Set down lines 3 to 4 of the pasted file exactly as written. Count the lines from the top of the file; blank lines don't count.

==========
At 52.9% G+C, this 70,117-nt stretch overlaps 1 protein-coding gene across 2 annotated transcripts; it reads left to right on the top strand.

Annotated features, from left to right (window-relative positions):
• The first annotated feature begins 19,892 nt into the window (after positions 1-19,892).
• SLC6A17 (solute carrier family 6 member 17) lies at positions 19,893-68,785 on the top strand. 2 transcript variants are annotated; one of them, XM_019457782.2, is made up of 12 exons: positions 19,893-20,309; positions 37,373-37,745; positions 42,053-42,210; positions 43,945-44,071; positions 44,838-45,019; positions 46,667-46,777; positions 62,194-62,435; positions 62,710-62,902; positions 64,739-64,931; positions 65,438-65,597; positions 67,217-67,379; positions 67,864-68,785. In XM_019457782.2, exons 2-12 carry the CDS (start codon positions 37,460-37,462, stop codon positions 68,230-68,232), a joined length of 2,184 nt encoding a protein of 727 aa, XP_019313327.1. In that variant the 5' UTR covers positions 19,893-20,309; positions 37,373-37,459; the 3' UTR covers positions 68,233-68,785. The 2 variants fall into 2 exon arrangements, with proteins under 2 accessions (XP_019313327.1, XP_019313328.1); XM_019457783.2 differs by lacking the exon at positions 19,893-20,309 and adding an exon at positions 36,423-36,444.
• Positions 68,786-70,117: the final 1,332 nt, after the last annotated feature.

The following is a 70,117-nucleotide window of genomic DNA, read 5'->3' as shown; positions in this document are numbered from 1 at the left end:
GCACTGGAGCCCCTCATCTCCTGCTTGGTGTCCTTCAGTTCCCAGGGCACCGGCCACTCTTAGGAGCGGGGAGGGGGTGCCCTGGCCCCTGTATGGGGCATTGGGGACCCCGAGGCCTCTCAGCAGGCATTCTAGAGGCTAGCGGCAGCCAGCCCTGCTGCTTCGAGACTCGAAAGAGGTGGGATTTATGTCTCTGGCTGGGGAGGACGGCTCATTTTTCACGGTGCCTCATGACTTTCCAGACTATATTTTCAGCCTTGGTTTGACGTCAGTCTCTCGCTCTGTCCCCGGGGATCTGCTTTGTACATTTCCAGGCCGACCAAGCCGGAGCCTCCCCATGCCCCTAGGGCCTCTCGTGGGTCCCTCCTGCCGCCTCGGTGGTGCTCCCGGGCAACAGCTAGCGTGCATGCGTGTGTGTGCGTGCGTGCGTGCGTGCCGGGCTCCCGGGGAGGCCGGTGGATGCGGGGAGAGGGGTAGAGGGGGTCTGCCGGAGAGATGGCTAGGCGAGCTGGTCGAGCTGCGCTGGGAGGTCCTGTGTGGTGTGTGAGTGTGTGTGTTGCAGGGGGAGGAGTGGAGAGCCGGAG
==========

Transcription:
• The first annotated feature begins 19,892 nt into the window (after positions 1-19,892).
• SLC6A17 (solute carrier family 6 member 17) lies at positions 19,893-68,785 on the top strand. 2 transcript variants are annotated; one of them, XM_019457782.2, is made up of 12 exons: positions 19,893-20,309; positions 37,373-37,745; positions 42,053-42,210; positions 43,945-44,071; positions 44,838-45,019; positions 46,667-46,777; positions 62,194-62,435; positions 62,710-62,902; positions 64,739-64,931; positions 65,438-65,597; positions 67,217-67,379; positions 67,864-68,785. In XM_019457782.2, exons 2-12 carry the CDS (start codon positions 37,460-37,462, stop codon positions 68,230-68,232), a joined length of 2,184 nt encoding a protein of 727 aa, XP_019313327.1. In that variant the 5' UTR covers positions 19,893-20,309; positions 37,373-37,459; the 3' UTR covers positions 68,233-68,785. The 2 variants fall into 2 exon arrangements, with proteins under 2 accessions (XP_019313327.1, XP_019313328.1); XM_019457783.2 differs by lacking the exon at positions 19,893-20,309 and adding an exon at positions 36,423-36,444.